“An agreeable Pirandellian doodle” — Nelson Pressley, Washington Post
David, a train conductor and sometime playwright, is trapped in a loveless marriage to Christine. He’d love nothing more than to seduce his wife’s best friend Lily, a mathematician, but her obnoxious husband Max humiliates him into inaction. It’s hopeless… or is it? David—who is, after all, a writer—decides to revise the script of the very play in which he is appearing. With the help of a cantankerous (and strangely omniscient) Stagehand, he goes after his girl, abruptly changing the story, confusing his fellow characters, and bringing an angry Playwright storming on stage to retaliate and win her back.
Every change they make, however, quickly leads to another: characters lose their names, their purposes, and their lines; old scenes are replayed in new ways, new actions embodied, new dialogue written on the fly. The engine of the narrative keeps heading down the tracks at top speed… but without a conductor. X—the character David has become—knows he has thrown the play completely out of whack. He also knows that the dreaded “bridge scene”—the scene in which X dies—is rapidly approaching. What he doesn’t know is how to “balance the equation” of the story. Does he carry the remainders? What formula should be use? Can Lily, the girl of his dreams and a whiz with a calculator, teach him the way? And what will he finally have to give up to avert a disaster?
Productions: Taffety Punk Theatre Company (DC, 2006); Nothing Special Productions (Chicago, 2011). Readings: The Intentional Theatre Group (NY, 2008); Artomatic Festival (DC, 2005). Developed in part with the support of a grant from Cultural DC.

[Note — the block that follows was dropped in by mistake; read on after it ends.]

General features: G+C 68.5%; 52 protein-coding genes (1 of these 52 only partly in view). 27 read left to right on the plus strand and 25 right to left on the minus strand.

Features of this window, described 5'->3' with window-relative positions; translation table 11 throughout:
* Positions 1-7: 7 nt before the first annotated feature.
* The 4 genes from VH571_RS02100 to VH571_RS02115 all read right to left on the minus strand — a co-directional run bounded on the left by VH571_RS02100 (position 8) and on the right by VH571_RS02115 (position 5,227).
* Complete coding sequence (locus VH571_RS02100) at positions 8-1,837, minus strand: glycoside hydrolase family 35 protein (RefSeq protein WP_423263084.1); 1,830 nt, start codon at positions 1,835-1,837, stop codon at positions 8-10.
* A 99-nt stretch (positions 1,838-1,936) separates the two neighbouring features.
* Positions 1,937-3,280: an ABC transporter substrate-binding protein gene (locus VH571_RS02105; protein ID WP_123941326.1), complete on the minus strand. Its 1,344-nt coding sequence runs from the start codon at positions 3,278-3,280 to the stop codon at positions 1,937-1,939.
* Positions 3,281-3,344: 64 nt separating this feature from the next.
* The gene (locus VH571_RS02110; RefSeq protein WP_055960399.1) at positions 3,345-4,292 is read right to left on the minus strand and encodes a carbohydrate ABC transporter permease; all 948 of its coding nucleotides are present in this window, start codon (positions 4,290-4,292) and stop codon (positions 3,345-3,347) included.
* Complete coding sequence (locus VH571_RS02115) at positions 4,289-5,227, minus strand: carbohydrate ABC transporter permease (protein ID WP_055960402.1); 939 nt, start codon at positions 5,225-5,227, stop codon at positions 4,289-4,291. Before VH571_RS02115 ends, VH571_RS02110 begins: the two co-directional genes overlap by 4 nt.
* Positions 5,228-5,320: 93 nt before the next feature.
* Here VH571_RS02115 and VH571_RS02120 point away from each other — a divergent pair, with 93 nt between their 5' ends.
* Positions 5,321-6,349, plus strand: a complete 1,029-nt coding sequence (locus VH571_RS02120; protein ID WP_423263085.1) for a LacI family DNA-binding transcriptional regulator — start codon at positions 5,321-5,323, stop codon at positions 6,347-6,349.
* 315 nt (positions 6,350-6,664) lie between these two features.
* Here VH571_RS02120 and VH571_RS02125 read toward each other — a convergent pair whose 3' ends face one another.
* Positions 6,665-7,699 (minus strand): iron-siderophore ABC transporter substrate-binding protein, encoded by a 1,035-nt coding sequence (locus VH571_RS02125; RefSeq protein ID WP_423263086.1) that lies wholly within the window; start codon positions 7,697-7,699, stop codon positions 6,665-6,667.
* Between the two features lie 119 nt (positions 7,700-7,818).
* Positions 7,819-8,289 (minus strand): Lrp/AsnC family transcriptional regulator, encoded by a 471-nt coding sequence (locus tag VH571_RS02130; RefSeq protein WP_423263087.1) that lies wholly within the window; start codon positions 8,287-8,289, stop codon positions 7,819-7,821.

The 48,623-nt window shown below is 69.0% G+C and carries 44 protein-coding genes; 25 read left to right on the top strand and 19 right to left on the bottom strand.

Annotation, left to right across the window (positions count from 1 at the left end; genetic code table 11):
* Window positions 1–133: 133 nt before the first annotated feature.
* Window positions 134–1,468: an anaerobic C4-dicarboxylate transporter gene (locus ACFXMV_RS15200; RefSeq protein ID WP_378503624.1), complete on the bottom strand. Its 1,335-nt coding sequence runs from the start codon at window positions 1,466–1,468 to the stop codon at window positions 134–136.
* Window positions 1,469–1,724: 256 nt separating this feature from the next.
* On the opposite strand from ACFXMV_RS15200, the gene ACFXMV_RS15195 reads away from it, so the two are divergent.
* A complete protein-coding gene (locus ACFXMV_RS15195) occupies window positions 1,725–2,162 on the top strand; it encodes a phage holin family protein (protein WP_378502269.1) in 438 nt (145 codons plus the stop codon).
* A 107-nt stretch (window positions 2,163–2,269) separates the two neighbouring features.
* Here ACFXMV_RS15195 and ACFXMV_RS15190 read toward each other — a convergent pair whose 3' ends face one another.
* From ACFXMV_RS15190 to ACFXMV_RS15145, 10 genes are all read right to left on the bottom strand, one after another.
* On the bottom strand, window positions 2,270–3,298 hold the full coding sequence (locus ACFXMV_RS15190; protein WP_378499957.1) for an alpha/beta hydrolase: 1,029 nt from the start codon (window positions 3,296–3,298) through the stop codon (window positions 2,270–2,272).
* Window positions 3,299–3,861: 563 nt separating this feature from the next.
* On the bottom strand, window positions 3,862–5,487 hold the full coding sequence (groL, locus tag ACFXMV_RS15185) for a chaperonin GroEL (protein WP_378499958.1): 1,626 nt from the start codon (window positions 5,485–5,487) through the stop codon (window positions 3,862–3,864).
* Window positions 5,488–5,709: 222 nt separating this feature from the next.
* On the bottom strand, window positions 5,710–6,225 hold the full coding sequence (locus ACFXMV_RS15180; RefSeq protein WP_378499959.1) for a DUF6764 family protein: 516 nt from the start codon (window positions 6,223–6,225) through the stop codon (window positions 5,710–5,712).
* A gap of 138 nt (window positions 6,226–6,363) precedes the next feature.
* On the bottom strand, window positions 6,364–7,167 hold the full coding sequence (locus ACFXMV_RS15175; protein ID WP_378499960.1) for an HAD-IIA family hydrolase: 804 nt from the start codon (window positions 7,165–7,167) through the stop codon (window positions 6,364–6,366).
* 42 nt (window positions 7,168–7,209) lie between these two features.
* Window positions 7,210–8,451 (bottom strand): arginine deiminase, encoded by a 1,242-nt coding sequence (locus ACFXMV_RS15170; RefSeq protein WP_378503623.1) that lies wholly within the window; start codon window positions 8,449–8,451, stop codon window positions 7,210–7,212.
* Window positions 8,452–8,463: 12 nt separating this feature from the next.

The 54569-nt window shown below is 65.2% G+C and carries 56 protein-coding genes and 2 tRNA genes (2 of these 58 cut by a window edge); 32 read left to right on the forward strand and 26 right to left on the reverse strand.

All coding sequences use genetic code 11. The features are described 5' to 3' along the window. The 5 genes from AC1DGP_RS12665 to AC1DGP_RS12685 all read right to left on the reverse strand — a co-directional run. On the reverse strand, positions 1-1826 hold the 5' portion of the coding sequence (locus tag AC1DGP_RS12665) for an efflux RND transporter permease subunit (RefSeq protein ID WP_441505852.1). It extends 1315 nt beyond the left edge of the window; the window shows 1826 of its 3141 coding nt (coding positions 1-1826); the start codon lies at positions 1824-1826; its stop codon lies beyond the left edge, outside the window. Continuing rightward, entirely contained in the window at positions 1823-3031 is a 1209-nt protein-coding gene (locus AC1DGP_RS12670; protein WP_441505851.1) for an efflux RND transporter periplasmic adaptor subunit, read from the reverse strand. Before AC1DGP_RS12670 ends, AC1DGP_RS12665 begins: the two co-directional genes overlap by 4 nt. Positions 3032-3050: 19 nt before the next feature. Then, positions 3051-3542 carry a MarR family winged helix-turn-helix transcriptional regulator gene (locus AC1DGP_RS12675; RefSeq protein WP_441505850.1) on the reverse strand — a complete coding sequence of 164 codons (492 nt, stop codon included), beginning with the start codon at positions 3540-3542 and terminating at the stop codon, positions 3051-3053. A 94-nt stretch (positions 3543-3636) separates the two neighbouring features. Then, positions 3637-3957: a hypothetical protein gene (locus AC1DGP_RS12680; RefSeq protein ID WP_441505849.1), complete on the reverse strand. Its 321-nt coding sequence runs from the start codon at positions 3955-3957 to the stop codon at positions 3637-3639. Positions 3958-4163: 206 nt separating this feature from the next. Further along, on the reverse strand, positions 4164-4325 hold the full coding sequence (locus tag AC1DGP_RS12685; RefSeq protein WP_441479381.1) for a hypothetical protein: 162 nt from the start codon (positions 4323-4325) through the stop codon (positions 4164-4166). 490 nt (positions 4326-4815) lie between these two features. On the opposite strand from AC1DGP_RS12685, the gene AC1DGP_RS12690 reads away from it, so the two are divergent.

I’m pleased to be able to share a small gallery of images taken from the Taffety Punk Theatre Company’s 2006 production. Those images are embedded below. A complete gallery of images from that production is available on Flickr as well.
About the Play
For many years as a young man, I was a bit of a math prodigy. I won’t go into many details, but I will say that, until I went away to college and started looking at my own life from afar, I was certain I was going to be an astrophysicist. (This despite the fact that I wrote somewhat obsessively from the age of 12.) Math was my best language; I loved its certainty (in some regards) and its mysteries (in others). I treasured its symbols. In math, I was certain, were all the answers I needed or would ever need forever.
Naturally, I was wrong. Math is immeasurably more complicated than I understood then, and of all the languages with which we can probe the nature of existence, math is the least useful, because it’s so specific. I still love it, however, without reservation. I simply love it as an adult loves another adult, with full awareness of its warts and limitations, rather than as a child idealizing its parent.
In some ways, LET X is my love letter to the small area of my brain in which math and storytelling overlap. Ultimately, though, math wasn’t enough of a symbol, really, to drive the play… and I use the word “drive” advisedly. The real engine of the story, I believe, is the train that passes through virtually every scene—sometimes driven by various characters, sometimes moving without a driver at all—because the question I’m trying ask with this play is whether we really do control the narratives of our lives at all. Do events happen to us, or do we make them happen, and where (if anywhere) is free will? It’s a question I don’t know the answer to… a question that, given what neurologists are saying about the mind in the last few decades, must be asked.